Lovers Lane
Copernicus Center

DVD Zone: August 2009

| August 5, 2009

Reliving The Cold War
Warner Bros.


After the glut of superhero movies over the past few years, you would think that the public would be starting to tire of the whole genre. Yet the success of Iron Man and The Dark Knight means it isn’t going away anytime soon. Don’t get me wrong, it’s not a bad thing, as long as the material continues to be of the same quality.

Still, a film such as Watchmen could have been a welcome tonic. Based on Alan Moore and Dave Gibbons’ groundbreaking graphic novel, the film explores what happens when people get fed-up with masked vigilantes.

Set in an alternate America where it’s 1985, Richard Nixon is serving his fifth term as president, and masked crime fighters have been outlawed, the film touches on all the comic-book archetypes.

There’s Nightowl, a hero who relies on his wealth and gadgets to get the job done; Rorschach, a misanthropic detective determined not only to find the criminals, but to punish with extreme prejudice; Silk Spectre II, trying to live up to the legacy of her mother, the original Silk Spectre of the “golden age”; Ozymandis, the smartest man in the world with an Alexander The Great complex; and Dr. Manhattan, the only member with actual super powers. In the time-honored tradition, a lab accident has given Dr. Manhattan powers over space and matter, traits the government now uses to keep the rest of the world in line.

As the film opens, the murder of another golden age hero, The Comedian, sets off an investigation by Rorschach into who might be killing them off. From there, the story starts to careen wildly. From the investigation, to Silk Spectre’s family drama, to possible nuclear confrontation with the Soviets, to the ultimate point of the film. By the time that arrives, you find yourself not really caring very much.

Watchmen ranks as a huge missed opportunity on so many levels. For starters, it’s too long and chatty for a film of this ilk, and with the DVD “Directors Cut” adding a whole 25 minutes to the proceedings, it’s almost interminable. Also, what made the graphic novel so special in the ’80s just doesn’t play as well today. The film’s cold war macguffin just doesn’t hold the drama that it once did, as the world has moved on to more pressing focuses of our dread, and as such, just feels dated. It’s no surprise that co-creator Moore had his name taken off the project.

It’s a shame, too, because there are actually reasons to like the film. The look is fantastic, with director Zack Snyder (300) faithfully recreating the book in almost every frame. Plus there’s Jackie Earle Haley (yes, the kid from The Bad News Bears) as Rorschach, playing him infinitely more psychotically than any of the criminals he’s hunting.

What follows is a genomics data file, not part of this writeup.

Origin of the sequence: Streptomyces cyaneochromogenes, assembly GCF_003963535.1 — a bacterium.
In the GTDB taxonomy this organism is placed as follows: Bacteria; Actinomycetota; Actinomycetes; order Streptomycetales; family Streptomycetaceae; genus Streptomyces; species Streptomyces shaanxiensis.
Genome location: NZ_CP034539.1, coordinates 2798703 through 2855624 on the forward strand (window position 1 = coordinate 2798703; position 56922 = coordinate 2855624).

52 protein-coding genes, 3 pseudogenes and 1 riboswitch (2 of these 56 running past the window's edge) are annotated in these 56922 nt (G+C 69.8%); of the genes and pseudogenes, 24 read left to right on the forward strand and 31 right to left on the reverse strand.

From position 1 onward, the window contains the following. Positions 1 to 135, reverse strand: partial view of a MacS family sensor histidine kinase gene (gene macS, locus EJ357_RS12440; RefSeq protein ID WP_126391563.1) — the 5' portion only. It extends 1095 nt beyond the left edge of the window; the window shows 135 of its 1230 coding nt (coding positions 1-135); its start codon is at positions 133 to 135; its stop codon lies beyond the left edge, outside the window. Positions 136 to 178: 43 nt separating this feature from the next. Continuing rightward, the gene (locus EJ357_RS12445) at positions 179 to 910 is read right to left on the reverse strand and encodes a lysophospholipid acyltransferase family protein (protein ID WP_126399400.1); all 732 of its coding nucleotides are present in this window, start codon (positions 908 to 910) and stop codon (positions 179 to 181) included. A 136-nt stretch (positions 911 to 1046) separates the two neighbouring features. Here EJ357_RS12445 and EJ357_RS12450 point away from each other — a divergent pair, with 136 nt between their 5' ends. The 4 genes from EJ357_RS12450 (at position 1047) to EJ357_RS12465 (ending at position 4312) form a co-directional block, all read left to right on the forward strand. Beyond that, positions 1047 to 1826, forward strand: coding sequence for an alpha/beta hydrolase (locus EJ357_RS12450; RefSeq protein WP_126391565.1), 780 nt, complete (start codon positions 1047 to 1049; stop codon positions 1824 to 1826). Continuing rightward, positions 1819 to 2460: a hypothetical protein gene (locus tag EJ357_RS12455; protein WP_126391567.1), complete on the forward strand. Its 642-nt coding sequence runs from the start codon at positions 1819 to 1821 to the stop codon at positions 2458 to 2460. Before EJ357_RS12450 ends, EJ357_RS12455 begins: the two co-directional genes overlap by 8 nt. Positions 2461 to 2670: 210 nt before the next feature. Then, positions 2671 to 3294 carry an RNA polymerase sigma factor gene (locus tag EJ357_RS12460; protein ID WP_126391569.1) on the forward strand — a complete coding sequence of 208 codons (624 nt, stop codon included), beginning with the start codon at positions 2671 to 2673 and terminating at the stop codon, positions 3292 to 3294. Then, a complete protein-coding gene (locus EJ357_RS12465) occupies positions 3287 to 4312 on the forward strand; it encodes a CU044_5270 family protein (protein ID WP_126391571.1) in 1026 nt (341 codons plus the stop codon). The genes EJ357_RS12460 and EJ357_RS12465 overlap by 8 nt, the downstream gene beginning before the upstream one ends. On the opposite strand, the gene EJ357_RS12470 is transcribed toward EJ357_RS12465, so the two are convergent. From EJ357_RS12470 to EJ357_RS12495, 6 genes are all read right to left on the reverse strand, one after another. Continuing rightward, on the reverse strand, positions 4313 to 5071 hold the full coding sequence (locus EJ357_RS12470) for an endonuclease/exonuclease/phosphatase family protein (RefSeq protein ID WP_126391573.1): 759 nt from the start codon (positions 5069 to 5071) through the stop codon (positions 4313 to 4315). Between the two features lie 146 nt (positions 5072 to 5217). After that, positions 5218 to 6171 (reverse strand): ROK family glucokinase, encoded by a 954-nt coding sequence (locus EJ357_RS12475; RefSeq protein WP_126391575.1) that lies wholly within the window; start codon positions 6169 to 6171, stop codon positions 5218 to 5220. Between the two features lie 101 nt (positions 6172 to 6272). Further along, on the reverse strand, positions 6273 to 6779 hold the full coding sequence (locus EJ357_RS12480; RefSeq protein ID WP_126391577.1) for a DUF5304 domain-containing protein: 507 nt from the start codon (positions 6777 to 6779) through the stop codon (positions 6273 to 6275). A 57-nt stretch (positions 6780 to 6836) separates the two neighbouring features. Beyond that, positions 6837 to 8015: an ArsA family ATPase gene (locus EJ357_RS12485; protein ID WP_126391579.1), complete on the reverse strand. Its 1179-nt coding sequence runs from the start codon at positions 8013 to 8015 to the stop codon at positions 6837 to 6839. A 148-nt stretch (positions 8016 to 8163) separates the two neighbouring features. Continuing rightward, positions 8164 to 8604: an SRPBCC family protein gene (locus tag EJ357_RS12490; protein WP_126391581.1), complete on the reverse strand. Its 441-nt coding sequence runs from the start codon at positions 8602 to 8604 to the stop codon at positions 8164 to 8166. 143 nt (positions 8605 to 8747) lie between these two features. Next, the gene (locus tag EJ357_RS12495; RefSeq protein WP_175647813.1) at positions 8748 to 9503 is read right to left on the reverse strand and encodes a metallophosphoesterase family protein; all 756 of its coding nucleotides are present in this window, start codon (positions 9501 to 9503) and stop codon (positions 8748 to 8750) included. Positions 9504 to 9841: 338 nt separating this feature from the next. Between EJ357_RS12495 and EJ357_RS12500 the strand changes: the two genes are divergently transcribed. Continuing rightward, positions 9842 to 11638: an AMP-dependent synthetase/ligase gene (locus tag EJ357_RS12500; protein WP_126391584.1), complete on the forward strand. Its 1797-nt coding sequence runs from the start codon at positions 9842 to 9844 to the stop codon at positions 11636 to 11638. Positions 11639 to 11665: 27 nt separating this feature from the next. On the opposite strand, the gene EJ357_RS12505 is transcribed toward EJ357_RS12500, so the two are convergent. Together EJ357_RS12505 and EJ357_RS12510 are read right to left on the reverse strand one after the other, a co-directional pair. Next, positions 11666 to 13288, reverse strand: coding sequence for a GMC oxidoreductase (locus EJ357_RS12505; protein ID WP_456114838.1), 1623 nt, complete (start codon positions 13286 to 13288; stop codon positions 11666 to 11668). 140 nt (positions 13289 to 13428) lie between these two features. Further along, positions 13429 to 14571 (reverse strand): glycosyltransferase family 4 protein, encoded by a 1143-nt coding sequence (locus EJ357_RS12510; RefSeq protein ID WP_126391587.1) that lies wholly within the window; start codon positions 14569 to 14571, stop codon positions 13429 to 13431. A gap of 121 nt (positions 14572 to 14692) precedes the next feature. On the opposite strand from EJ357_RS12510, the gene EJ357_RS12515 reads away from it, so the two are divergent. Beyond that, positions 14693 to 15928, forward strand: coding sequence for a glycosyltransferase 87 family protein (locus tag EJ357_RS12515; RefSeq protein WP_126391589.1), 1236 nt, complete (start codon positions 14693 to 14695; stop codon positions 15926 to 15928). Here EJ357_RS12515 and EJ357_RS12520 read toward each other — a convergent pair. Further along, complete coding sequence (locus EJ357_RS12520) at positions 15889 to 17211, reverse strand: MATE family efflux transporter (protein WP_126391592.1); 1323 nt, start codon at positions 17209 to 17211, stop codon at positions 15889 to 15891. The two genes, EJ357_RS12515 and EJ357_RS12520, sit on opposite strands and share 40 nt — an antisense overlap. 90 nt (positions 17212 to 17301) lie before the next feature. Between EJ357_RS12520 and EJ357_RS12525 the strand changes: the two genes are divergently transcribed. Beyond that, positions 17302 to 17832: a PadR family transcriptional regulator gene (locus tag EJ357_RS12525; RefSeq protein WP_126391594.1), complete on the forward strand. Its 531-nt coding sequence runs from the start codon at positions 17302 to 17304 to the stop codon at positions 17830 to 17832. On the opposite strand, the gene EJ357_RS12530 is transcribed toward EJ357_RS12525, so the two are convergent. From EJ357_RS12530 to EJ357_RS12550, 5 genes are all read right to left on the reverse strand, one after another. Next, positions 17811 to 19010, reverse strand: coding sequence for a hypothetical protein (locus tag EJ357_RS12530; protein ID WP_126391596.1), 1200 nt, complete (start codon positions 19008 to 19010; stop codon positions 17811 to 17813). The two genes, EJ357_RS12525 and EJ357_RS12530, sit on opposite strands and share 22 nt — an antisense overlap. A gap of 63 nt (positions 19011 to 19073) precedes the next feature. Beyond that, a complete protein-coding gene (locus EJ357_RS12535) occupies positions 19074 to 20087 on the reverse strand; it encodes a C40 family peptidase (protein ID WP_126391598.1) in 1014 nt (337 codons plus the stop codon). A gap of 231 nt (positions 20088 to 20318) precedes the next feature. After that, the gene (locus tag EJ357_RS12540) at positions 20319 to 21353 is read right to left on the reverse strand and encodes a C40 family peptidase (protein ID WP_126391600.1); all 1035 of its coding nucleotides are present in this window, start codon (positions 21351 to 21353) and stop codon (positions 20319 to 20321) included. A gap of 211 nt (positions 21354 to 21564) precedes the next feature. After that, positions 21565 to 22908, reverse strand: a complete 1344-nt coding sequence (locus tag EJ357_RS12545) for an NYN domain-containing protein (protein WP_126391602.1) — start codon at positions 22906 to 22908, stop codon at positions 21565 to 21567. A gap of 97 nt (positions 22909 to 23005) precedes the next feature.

With Watchmen, an Oscar nomination for Winged Creatures, and taking over the Freddy Krueger role in the upcoming restart of the Nightmare On Elm Street franchise, Haley might be pulling off the biggest comeback since Travolta in the mid-’90s.

Watchmen‘s two-disc set comes with a digital version and small features on just about every aspect of filming.

Film: ** Features: ***

Rob Thomas: Live At Red Rocks
E1 Entertainment

From the looks of things, Red Rocks Amphitheatre, outside of Denver, appears to be about the coolest place to see a show in the States. Carved into a mountainside, the locale has been the setting for concert videos by Dave Matthews, Incubus, and the legendary 1983 set by U2. Now, Rob Thomas finds himself and his popular beat combo amidst the scenic vistas.

Running through the solo hits, as well as a sprinkling of songs from his Matchbox 20 days, Thomas gives a mix of uptempo shakers and mid-range MOR gloss. Unfortunately, the gloss outweighs the shakes. Still, it looks and sounds great, and the Thomas faithful will not be disapointed.

Film: *** Features: **

Also available . . . Instead of producing a full-blown third season of the knock-out Doctor Who spinoff, the BBC opts for the five-part miniseries Torchwood: Children Of Earth. Carrying on after the death of two of the team, the Torchwood members find themselves drawn into an alien invasion that uses the planet’s children as the harbinger of their arrival. It’s not just a crackling sci-fi yarn, but Children Of Earth goes deeper with its portrayal of government black-ops and secrecy. As usual, in terms of storytelling and production, Torchwood remains head-and-shoulders above 90 percent of what’s being produced on this side of the pond.

Timothy Hiatt


Category: Columns, Monthly

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